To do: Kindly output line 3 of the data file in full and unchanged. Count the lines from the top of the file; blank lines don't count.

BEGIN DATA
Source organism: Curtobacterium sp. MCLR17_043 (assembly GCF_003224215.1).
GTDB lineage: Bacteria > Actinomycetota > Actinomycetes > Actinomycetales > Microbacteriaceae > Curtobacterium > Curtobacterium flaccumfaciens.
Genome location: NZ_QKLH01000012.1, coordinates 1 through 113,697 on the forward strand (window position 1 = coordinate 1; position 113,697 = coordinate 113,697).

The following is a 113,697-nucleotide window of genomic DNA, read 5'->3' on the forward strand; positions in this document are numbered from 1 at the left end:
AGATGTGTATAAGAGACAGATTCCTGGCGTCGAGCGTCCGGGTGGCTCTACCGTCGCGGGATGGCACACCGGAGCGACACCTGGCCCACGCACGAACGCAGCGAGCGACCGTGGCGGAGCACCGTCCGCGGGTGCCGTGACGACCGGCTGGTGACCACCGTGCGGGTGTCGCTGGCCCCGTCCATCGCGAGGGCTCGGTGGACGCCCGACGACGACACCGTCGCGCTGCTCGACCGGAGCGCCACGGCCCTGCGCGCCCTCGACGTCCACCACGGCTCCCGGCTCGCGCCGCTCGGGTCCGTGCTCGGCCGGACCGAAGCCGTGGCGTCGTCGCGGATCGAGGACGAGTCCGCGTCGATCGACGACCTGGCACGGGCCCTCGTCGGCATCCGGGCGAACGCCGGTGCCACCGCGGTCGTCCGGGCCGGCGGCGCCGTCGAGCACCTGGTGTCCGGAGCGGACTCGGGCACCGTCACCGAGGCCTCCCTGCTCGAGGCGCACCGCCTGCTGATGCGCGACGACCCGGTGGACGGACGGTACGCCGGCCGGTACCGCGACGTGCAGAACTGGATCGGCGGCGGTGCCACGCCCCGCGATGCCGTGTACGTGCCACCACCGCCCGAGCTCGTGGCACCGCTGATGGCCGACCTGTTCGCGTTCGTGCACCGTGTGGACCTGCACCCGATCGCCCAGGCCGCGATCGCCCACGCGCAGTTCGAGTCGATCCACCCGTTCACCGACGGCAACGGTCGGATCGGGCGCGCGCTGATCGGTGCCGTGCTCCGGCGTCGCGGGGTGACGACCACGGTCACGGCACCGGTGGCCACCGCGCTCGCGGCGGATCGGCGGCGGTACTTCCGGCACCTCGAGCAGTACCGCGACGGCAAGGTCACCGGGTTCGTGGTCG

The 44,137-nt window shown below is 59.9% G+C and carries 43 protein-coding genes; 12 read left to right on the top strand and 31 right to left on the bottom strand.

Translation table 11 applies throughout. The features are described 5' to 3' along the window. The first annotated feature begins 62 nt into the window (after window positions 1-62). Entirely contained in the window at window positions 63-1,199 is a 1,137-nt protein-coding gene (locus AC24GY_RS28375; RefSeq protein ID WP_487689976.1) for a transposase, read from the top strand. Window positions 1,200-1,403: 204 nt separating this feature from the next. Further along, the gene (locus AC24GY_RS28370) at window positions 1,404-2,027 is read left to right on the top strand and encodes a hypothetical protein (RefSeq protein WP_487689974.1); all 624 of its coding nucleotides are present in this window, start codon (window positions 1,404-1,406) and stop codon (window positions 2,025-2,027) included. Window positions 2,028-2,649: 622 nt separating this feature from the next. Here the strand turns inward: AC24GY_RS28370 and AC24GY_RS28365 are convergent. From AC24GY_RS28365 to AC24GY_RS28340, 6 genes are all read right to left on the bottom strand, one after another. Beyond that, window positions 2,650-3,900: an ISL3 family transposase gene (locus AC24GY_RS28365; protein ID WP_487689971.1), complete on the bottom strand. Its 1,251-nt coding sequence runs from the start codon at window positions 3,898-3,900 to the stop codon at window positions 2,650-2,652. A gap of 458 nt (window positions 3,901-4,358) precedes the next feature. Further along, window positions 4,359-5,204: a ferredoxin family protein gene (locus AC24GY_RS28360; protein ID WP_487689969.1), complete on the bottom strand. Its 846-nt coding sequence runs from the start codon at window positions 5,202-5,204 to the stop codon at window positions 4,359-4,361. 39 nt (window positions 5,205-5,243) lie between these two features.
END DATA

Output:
Genome location: NZ_QKLH01000012.1, coordinates 1 through 113,697 on the forward strand (window position 1 = coordinate 1; position 113,697 = coordinate 113,697).